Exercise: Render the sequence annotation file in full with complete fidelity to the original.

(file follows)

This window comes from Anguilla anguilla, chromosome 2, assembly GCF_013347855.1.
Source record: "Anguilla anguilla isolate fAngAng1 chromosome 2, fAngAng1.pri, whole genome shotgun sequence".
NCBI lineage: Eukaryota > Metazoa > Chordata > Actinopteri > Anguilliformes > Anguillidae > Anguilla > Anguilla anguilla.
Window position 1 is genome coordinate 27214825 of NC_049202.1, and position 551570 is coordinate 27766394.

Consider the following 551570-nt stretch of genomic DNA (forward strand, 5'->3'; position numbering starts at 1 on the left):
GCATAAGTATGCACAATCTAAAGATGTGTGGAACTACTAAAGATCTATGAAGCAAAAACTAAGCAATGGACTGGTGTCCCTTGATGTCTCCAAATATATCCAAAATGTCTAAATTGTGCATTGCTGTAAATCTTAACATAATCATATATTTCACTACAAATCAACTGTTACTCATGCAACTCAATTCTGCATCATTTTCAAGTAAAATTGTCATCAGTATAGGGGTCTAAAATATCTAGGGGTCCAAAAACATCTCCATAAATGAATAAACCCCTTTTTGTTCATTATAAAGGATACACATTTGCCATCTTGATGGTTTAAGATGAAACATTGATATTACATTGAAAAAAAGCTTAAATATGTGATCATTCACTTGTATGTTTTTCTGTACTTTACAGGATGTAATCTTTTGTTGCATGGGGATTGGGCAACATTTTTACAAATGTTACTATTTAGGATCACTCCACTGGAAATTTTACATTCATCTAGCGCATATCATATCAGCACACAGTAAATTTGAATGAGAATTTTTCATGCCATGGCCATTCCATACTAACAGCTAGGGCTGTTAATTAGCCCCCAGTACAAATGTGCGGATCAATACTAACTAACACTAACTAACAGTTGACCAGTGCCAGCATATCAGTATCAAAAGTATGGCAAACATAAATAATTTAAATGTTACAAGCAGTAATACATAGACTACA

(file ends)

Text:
This window comes from Anguilla anguilla, chromosome 2, assembly GCF_013347855.1.
Source record: "Anguilla anguilla isolate fAngAng1 chromosome 2, fAngAng1.pri, whole genome shotgun sequence".
NCBI lineage: Eukaryota > Metazoa > Chordata > Actinopteri > Anguilliformes > Anguillidae > Anguilla > Anguilla anguilla.
Window position 1 is genome coordinate 27214825 of NC_049202.1, and position 551570 is coordinate 27766394.

Consider the following 551570-nt stretch of genomic DNA (forward strand, 5'->3'; position numbering starts at 1 on the left):
GCATAAGTATGCACAATCTAAAGATGTGTGGAACTACTAAAGATCTATGAAGCAAAAACTAAGCAATGGACTGGTGTCCCTTGATGTCTCCAAATATATCCAAAATGTCTAAATTGTGCATTGCTGTAAATCTTAACATAATCATATATTTCACTACAAATCAACTGTTACTCATGCAACTCAATTCTGCATCATTTTCAAGTAAAATTGTCATCAGTATAGGGGTCTAAAATATCTAGGGGTCCAAAAACATCTCCATAAATGAATAAACCCCTTTTTGTTCATTATAAAGGATACACATTTGCCATCTTGATGGTTTAAGATGAAACATTGATATTACATTGAAAAAAAGCTTAAATATGTGATCATTCACTTGTATGTTTTTCTGTACTTTACAGGATGTAATCTTTTGTTGCATGGGGATTGGGCAACATTTTTACAAATGTTACTATTTAGGATCACTCCACTGGAAATTTTACATTCATCTAGCGCATATCATATCAGCACACAGTAAATTTGAATGAGAATTTTTCATGCCATGGCCATTCCATACTAACAGCTAGGGCTGTTAATTAGCCCCCAGTACAAATGTGCGGATCAATACTAACTAACACTAACTAACAGTTGACCAGTGCCAGCATATCAGTATCAAAAGTATGGCAAACATAAATAATTTAAATGTTACAAGCAGTAATACATAGACTACA